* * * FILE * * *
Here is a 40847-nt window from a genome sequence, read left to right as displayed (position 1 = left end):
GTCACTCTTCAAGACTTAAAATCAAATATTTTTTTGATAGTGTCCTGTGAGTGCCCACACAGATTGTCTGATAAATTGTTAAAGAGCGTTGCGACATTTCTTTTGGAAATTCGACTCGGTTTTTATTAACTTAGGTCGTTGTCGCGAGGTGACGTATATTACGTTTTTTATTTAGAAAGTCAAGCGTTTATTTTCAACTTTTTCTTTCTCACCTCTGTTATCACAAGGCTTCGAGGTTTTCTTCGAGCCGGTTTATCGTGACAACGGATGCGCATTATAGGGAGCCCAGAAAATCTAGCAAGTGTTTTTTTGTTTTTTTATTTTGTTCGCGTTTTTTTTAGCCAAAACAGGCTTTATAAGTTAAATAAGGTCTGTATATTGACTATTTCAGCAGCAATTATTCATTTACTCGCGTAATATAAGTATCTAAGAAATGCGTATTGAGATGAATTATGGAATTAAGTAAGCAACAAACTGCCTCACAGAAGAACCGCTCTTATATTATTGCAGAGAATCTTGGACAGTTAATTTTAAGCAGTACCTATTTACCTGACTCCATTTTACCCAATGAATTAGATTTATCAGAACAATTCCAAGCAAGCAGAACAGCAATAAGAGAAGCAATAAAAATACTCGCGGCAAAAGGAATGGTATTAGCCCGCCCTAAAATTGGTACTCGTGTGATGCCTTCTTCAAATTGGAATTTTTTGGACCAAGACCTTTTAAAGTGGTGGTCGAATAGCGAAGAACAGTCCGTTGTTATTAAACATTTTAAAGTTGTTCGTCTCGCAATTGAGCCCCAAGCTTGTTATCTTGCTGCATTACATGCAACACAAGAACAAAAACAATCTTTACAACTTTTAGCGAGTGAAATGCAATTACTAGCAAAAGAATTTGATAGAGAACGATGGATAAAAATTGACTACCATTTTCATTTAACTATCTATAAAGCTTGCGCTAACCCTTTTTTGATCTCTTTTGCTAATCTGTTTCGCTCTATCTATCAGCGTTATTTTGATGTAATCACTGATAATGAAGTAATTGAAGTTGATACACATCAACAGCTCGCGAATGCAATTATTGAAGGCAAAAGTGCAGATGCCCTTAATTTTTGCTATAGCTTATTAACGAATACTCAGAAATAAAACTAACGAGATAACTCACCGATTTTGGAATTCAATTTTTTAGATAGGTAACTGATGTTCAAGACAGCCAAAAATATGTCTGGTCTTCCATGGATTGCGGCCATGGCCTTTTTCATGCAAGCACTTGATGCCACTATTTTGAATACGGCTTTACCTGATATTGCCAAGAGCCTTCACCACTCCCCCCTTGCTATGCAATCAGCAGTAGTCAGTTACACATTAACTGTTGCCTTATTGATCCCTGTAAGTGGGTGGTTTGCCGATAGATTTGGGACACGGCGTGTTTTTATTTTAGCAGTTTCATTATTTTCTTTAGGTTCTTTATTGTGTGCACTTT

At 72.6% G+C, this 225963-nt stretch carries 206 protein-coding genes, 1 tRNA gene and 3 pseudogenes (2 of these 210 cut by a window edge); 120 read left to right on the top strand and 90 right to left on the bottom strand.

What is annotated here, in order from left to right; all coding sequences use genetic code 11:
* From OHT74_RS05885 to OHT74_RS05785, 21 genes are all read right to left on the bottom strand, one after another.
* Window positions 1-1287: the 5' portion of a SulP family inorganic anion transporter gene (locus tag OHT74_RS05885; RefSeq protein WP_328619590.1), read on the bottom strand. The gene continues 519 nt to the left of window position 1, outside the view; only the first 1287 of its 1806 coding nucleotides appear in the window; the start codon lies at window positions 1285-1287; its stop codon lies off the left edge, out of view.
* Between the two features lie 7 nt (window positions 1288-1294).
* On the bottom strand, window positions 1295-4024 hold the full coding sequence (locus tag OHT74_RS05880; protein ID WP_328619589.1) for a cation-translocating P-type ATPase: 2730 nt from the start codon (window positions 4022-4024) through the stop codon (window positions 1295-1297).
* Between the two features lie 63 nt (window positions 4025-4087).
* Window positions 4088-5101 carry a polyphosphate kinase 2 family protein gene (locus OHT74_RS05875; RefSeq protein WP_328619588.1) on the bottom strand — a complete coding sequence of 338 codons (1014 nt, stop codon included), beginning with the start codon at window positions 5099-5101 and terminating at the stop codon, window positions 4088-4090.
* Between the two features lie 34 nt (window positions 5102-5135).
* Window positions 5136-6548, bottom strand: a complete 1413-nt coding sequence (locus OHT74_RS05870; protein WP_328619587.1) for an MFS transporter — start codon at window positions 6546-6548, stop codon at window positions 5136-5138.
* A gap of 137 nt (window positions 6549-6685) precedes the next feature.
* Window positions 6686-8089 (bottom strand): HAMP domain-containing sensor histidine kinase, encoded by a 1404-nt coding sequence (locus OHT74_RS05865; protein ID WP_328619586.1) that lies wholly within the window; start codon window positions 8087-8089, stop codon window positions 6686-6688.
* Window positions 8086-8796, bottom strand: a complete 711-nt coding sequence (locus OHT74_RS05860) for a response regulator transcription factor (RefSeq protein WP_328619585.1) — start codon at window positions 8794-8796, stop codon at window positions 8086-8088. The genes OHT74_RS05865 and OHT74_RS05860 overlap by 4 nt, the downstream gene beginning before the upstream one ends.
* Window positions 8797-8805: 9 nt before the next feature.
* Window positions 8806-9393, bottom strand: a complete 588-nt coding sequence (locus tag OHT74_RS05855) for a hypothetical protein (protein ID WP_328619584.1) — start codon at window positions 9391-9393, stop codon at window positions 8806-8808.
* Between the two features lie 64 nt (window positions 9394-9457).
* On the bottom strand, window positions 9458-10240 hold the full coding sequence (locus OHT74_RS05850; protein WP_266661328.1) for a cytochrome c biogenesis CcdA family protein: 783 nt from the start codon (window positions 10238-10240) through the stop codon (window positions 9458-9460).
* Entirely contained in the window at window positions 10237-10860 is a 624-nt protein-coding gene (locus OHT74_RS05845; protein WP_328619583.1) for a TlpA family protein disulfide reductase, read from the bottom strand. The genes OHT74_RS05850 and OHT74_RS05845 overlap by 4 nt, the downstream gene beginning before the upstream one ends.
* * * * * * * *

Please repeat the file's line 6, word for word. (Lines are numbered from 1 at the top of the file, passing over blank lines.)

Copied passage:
* Window positions 1-1287: the 5' portion of a SulP family inorganic anion transporter gene (locus tag OHT74_RS05885; RefSeq protein WP_328619590.1), read on the bottom strand. The gene continues 519 nt to the left of window position 1, outside the view; only the first 1287 of its 1806 coding nucleotides appear in the window; the start codon lies at window positions 1285-1287; its stop codon lies off the left edge, out of view.